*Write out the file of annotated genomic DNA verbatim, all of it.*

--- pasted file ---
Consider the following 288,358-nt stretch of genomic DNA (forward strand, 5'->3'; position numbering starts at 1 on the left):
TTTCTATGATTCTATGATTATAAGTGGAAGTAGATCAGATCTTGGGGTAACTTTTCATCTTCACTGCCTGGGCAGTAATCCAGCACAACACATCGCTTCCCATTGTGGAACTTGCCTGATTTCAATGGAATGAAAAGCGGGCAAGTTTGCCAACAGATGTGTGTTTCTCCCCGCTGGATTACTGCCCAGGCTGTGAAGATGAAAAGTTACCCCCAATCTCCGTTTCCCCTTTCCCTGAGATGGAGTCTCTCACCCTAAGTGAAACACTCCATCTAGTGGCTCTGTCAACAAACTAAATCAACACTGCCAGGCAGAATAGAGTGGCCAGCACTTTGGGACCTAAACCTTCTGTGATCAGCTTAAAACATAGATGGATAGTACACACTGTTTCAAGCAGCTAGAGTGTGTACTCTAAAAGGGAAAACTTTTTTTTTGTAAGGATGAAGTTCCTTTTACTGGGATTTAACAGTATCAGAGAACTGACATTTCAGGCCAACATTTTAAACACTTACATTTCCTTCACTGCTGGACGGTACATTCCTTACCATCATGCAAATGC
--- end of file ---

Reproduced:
Consider the following 288,358-nt stretch of genomic DNA (forward strand, 5'->3'; position numbering starts at 1 on the left):
TTTCTATGATTCTATGATTATAAGTGGAAGTAGATCAGATCTTGGGGTAACTTTTCATCTTCACTGCCTGGGCAGTAATCCAGCACAACACATCGCTTCCCATTGTGGAACTTGCCTGATTTCAATGGAATGAAAAGCGGGCAAGTTTGCCAACAGATGTGTGTTTCTCCCCGCTGGATTACTGCCCAGGCTGTGAAGATGAAAAGTTACCCCCAATCTCCGTTTCCCCTTTCCCTGAGATGGAGTCTCTCACCCTAAGTGAAACACTCCATCTAGTGGCTCTGTCAACAAACTAAATCAACACTGCCAGGCAGAATAGAGTGGCCAGCACTTTGGGACCTAAACCTTCTGTGATCAGCTTAAAACATAGATGGATAGTACACACTGTTTCAAGCAGCTAGAGTGTGTACTCTAAAAGGGAAAACTTTTTTTTTGTAAGGATGAAGTTCCTTTTACTGGGATTTAACAGTATCAGAGAACTGACATTTCAGGCCAACATTTTAAACACTTACATTTCCTTCACTGCTGGACGGTACATTCCTTACCATCATGCAAATGC